Monday, February 6, 2023
HomePulmonologyVentilator-Associated Pneumonia Overview of Nosocomial Pneumonias

Ventilator-Associated Pneumonia Overview of Nosocomial Pneumonias

Overview of Nosocomial Pneumonias

Ventilator-associated and hospital-acquired pneumonia

Ventilator-associated pneumonia (VAP) is pneumonia that develops 48 hours or longer after mechanical ventilation is given by means of an endotracheal tube or tracheostomy. Ventilator-associated pneumonia (VAP) results from the invasion of the lower respiratory tract and lung parenchyma by microorganisms. Intubation compromises the integrity of the oropharynx and trachea and allows oral and gastric secretions to enter the lower airways.

Hospital-acquired pneumonia (HAP) is pneumonia that develops 48 hours or longer after admission to a hospital. HAP is the second most common nosocomial infection. HAP increases a patient’s hospital stay by approximately 7-9 days and can increase hospital costs by an average of $40,000 per patient.

Health care–associated pneumonia

Health care–associated pneumonia is pneumonia that occurs in persons in one of the following groups:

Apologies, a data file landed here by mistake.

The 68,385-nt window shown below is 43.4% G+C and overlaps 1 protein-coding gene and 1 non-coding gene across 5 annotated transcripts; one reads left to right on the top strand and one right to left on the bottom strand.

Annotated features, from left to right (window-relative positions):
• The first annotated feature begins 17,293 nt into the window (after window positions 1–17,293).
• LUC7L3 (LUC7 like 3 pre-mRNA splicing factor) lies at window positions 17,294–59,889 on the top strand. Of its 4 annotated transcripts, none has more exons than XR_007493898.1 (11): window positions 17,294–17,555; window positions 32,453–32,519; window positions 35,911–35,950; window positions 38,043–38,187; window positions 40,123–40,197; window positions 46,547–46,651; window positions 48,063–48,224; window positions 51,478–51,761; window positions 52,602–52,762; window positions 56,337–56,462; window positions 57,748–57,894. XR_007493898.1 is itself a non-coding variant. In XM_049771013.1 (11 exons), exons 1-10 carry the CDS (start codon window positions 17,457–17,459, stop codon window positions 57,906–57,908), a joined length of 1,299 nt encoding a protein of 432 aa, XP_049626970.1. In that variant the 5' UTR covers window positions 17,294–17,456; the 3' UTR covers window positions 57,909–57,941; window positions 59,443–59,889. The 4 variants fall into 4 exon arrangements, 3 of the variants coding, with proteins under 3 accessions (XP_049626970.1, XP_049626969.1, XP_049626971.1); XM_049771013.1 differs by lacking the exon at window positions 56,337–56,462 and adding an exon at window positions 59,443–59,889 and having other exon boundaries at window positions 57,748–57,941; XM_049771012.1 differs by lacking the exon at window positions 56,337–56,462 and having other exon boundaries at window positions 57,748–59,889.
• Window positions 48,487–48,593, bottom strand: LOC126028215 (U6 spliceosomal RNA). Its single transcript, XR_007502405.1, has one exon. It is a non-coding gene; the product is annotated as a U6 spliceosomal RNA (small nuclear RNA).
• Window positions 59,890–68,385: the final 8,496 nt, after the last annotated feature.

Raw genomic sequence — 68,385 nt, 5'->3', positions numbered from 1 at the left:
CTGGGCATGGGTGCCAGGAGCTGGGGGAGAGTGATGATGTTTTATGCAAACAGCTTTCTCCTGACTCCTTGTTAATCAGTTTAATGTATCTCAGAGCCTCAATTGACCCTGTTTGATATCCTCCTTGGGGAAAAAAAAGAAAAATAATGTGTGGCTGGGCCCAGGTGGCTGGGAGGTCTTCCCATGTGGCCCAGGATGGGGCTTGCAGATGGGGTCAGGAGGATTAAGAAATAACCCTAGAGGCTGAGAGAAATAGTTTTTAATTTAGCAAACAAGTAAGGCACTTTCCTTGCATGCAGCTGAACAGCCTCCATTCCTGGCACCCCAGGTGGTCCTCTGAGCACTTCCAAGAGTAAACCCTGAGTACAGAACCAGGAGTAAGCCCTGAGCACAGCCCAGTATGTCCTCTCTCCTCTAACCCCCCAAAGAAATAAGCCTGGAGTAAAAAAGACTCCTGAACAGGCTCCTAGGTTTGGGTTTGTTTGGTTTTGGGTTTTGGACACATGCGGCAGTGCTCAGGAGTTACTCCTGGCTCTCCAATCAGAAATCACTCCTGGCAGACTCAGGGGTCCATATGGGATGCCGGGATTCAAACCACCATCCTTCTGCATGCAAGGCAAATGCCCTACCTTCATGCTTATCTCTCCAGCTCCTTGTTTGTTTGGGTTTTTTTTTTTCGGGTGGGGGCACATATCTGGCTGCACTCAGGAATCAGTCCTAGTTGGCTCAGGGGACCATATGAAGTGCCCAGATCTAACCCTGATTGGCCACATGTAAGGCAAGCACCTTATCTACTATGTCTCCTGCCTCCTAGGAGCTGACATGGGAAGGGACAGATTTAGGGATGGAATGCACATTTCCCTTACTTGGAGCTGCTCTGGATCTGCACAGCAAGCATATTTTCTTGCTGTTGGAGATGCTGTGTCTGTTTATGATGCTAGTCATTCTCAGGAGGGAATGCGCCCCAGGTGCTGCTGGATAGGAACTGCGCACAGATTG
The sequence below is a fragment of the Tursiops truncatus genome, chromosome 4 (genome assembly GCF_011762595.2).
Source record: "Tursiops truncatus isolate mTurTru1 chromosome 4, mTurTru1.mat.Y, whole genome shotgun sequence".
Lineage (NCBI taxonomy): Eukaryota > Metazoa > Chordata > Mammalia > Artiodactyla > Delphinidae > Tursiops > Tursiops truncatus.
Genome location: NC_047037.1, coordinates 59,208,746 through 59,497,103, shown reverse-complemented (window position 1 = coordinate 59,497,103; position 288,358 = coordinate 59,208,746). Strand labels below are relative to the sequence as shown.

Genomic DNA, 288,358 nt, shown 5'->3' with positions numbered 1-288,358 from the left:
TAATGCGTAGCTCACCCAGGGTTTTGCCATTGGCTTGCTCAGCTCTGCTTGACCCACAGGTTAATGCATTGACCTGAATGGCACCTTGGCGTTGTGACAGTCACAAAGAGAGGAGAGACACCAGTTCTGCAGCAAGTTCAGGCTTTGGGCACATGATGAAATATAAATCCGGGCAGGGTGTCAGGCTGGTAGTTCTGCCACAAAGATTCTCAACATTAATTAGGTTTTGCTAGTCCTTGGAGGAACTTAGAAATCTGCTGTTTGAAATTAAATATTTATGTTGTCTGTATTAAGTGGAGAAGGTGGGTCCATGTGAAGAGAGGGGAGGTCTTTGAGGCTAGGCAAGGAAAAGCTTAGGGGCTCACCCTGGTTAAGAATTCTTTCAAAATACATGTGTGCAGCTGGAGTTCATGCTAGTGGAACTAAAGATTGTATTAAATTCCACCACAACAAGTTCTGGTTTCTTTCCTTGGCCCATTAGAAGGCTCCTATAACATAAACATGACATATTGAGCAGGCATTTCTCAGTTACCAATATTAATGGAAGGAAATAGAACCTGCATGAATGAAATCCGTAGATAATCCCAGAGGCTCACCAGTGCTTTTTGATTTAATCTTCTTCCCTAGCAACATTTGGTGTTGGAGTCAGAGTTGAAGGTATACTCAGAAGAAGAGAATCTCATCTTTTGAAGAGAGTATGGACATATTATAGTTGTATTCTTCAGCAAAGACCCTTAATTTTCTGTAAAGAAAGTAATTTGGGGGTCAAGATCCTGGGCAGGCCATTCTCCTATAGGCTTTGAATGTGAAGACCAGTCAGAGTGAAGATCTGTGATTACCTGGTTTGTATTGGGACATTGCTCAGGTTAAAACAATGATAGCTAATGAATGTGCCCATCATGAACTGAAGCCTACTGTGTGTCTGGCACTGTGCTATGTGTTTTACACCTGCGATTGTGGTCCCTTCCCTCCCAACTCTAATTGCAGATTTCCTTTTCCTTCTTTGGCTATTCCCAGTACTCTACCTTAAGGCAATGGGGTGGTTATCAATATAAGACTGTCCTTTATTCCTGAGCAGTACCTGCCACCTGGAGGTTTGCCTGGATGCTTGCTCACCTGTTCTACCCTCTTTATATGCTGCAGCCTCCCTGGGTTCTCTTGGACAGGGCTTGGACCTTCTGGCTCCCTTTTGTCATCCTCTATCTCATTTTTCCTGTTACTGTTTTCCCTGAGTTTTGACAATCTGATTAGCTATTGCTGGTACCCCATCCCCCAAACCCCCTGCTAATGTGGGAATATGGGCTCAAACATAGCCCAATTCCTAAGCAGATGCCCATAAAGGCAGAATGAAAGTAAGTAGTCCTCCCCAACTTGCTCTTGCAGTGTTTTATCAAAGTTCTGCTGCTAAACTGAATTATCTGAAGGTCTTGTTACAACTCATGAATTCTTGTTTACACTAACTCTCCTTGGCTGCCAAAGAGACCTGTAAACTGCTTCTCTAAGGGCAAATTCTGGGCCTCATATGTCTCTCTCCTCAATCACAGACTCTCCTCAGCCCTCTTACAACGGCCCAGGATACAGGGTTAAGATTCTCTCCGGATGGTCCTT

Patients who have been hospitalized in an acute care facility for 2 or more days within 90 days of the infection

Residents of a nursing home or long-term care facility

Patients who received intravenous antibiotic therapy, chemotherapy, or wound care within the last 30 days of the current infection

Patients who receive hemodialysis in any setting

Patient considerations

Multiple factors should be considered when addressing the issues of HAP and VAP. These factors include the following:

Whether or not to intubate the patient

The route of intubation or placement of tubes

Feeding the patient

Body positioning

Prevention of stress-related bleeding

Prevention of deep venous thrombosis

Use of antibiotics and control of colonization

For other discussions on pneumonia, see the following:

Mycoplasma Pneumonia

Bacterial Pneumonia

Viral Pneumonia

Imaging Pneumocystis Carinii Pneumonia

Community-Acquired Pneumonia

Nosocomial Pneumonia

Aspiration Pneumonia

Pneumocystis (carinii) jiroveci Pneumonia

Fungal Pneumonia

Pneumonia, Immunocompromised

Nursing Home Acquired Pneumonia

Chlamydial Pneumonias

Lymphocytic Interstitial Pneumonia

Imaging Typical Bacterial Pneumonia

Imaging Atypical Bacterial Pneumonia

Imaging Viral Pneumonia

RELATED ARTICLES
- Advertisment -

Most Popular